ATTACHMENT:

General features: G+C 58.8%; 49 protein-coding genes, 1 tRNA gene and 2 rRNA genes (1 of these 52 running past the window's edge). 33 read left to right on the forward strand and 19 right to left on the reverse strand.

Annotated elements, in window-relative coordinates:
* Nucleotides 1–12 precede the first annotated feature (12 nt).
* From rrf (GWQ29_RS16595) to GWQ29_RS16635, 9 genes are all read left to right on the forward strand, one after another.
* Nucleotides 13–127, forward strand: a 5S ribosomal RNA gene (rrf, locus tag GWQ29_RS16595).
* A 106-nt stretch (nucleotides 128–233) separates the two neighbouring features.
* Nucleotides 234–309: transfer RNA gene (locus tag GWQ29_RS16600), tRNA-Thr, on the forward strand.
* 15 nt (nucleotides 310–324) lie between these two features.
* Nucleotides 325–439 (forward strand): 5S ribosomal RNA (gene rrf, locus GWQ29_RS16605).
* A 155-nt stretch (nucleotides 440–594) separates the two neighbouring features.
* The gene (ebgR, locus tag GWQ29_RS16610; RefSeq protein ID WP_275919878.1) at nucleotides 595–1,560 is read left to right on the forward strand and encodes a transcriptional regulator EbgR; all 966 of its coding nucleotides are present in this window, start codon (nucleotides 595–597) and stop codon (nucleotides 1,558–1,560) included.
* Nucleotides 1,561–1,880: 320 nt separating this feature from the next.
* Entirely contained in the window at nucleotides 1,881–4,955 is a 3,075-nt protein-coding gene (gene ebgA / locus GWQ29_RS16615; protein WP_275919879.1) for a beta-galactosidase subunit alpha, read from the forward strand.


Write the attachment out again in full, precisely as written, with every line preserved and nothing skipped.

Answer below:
General features: G+C 58.8%; 49 protein-coding genes, 1 tRNA gene and 2 rRNA genes (1 of these 52 running past the window's edge). 33 read left to right on the forward strand and 19 right to left on the reverse strand.

Annotated elements, in window-relative coordinates:
* Nucleotides 1–12 precede the first annotated feature (12 nt).
* From rrf (GWQ29_RS16595) to GWQ29_RS16635, 9 genes are all read left to right on the forward strand, one after another.
* Nucleotides 13–127, forward strand: a 5S ribosomal RNA gene (rrf, locus tag GWQ29_RS16595).
* A 106-nt stretch (nucleotides 128–233) separates the two neighbouring features.
* Nucleotides 234–309: transfer RNA gene (locus tag GWQ29_RS16600), tRNA-Thr, on the forward strand.
* 15 nt (nucleotides 310–324) lie between these two features.
* Nucleotides 325–439 (forward strand): 5S ribosomal RNA (gene rrf, locus GWQ29_RS16605).
* A 155-nt stretch (nucleotides 440–594) separates the two neighbouring features.
* The gene (ebgR, locus tag GWQ29_RS16610; RefSeq protein ID WP_275919878.1) at nucleotides 595–1,560 is read left to right on the forward strand and encodes a transcriptional regulator EbgR; all 966 of its coding nucleotides are present in this window, start codon (nucleotides 595–597) and stop codon (nucleotides 1,558–1,560) included.
* Nucleotides 1,561–1,880: 320 nt separating this feature from the next.
* Entirely contained in the window at nucleotides 1,881–4,955 is a 3,075-nt protein-coding gene (gene ebgA / locus GWQ29_RS16615; protein WP_275919879.1) for a beta-galactosidase subunit alpha, read from the forward strand.